Amazon VPC: Deep dive

Depend­ing on your cur­rent net­work designs and req­ui­sites, Ama­zon VPC offers a vari­ety of net­work con­nec­tiv­i­ty alter­na­tives. These con­nec­tiv­i­ty alter­na­tives encom­pass using the inter­net or an AWS Direct Con­nect con­nec­tion as the core net­work and remov­ing the con­nec­tion in either AWS or user-man­aged net­work end­points. Fur­ther­more, with AWS, you can choose how net­work rout­ing is dis­trib­uted between Ama­zon VPC and your net­works, uti­liz­ing either AWS or user-man­aged net­work equip­ment and routes.

Ama­zon VPC (Vir­tu­al Pri­vate Cloud) enables users to ini­ti­ate AWS resources with­in the user-defined vir­tu­al net­work. Each VPC you cre­ate is ful­ly cus­tomiz­able and log­i­cal­ly iso­lat­ed from oth­er vir­tu­al net­works in the AWS cloud. You can con­fig­ure the IP address range, cre­ate sub­nets, con­fig­ure root tables, cus­tomize net­work gate­ways, and define secu­ri­ty set­tings with secu­ri­ty groups and net­work access con­trol lists. Oth­er AWS resources, such as Ama­zon EC2 instances, can be launched using VPC. This vir­tu­al net­work resem­bles a tra­di­tion­al net­work that a user might have in their own data cen­ter but enables you to lever­age the scal­able infra­struc­ture in AWS. You can con­nect your on-premis­es resources to AWS infra­struc­ture using Ama­zon VPC

Default Ama­zon VPC #

Also every Ama­zon account comes with a default VPC that is pre-con­fig­ured and ready for use right away. A VPC can cov­er var­i­ous avail­abil­i­ty zones in a region. When you’re test­ing AWS, the default VPC is per­fect for launch­ing new instances, but devel­op­ing a cus­tom VPC allows you to:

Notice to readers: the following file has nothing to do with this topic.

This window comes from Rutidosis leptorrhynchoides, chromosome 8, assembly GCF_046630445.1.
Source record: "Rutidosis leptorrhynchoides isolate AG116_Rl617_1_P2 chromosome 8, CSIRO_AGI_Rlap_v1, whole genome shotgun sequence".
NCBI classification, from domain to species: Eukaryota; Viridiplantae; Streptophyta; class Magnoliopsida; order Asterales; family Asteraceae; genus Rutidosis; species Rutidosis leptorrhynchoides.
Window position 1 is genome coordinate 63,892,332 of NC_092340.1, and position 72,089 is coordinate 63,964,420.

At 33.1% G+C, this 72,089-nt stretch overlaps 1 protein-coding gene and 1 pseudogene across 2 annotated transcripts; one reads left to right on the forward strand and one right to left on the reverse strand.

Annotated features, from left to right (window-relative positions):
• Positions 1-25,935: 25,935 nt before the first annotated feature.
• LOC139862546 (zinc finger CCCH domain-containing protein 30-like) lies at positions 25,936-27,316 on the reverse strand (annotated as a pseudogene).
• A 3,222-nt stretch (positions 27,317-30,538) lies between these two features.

• Make things safer
  • Per­son­al­ize your vir­tu­al net­work by defin­ing your own IP address range 
  • Devel­op pri­vate and pub­lic subnets 
  • Tough­en secu­ri­ty settings

Hard­ware VPN Access #

Instances launched into an Ama­zon VPC can­not inter­act with your net­work by default. You can use hard­ware VPN access to link your VPCs to your cur­rent data cen­ter. You can effi­cient­ly broad­en your data cen­ter into the cloud and devel­op a mod­i­fied envi­ron­ment in this man­ner. You’ll have to estab­lish up a vir­tu­al pri­vate gate­way to accom­plish this. On the Ama­zon end of the VPN con­nec­tion, there is a VPN con­cen­tra­tor. A cus­tomer gate­way, that is either a phys­i­cal device or a soft­ware appli­ca­tion that resides on the cus­tomer end of the VPN con­nec­tion, is required for your data cen­ter. When you estab­lish a VPN con­nec­tion, a VPN tun­nel is cre­at­ed when traf­fic is gen­er­at­ed on the customer’s side of the connection.

VPC Peer­ing #

Peer­ing con­nec­tions can be estab­lished between your own VPCs or with VPCs in anoth­er AWS account, as long as they are in the same region. If you have instances in VPC A, they will be unable to inter­act with instances in VPC B or C until a peer­ing con­nec­tion is estab­lished. Peer­ing is a one-to-one con­nec­tion; a VPC may have var­i­ous peer­ing con­nec­tions to oth­er VPCs, but syn­tac­tic peer­ing is not allowed. In oth­er words, VPC A can inter­act to VPCs B and C in the illus­tra­tion below, but C can­not inter­act with B until they are direct­ly paired.

VPC A — — — — — — — — — — — — — -> VPC B — — — — — — — — — — — — — -> VPC C

Fur­ther­more, VPCs with inter­sect­ing Class­less inter­do­main rout­ing (CIDRs) can­not be paired. All VPCs with vary­ing IP ranges can be paired, but if they have the iden­ti­cal IP address, they can­not. AWS VPC peer­ing offers a reli­able safe, and depend­able con­nec­tion between VPCs, allow­ing for bet­ter con­trol and resource shar­ing. Con­tin­gent on how your VPCs are set up, you may want to inte­grate such an archi­tec­ture into your envi­ron­ment. AWS pro­vides some peer­ing sim­u­la­tions that are cer­tain­ly worth discovering.

Ter­mi­nolo­gies of Ama­zon VPC #

VPC can also be con­sid­ered of as an Ama­zon EC2 net­work­ing lay­er that is geared to the user’s AWS account. Terms asso­ci­at­ed with Ama­zon VPC include: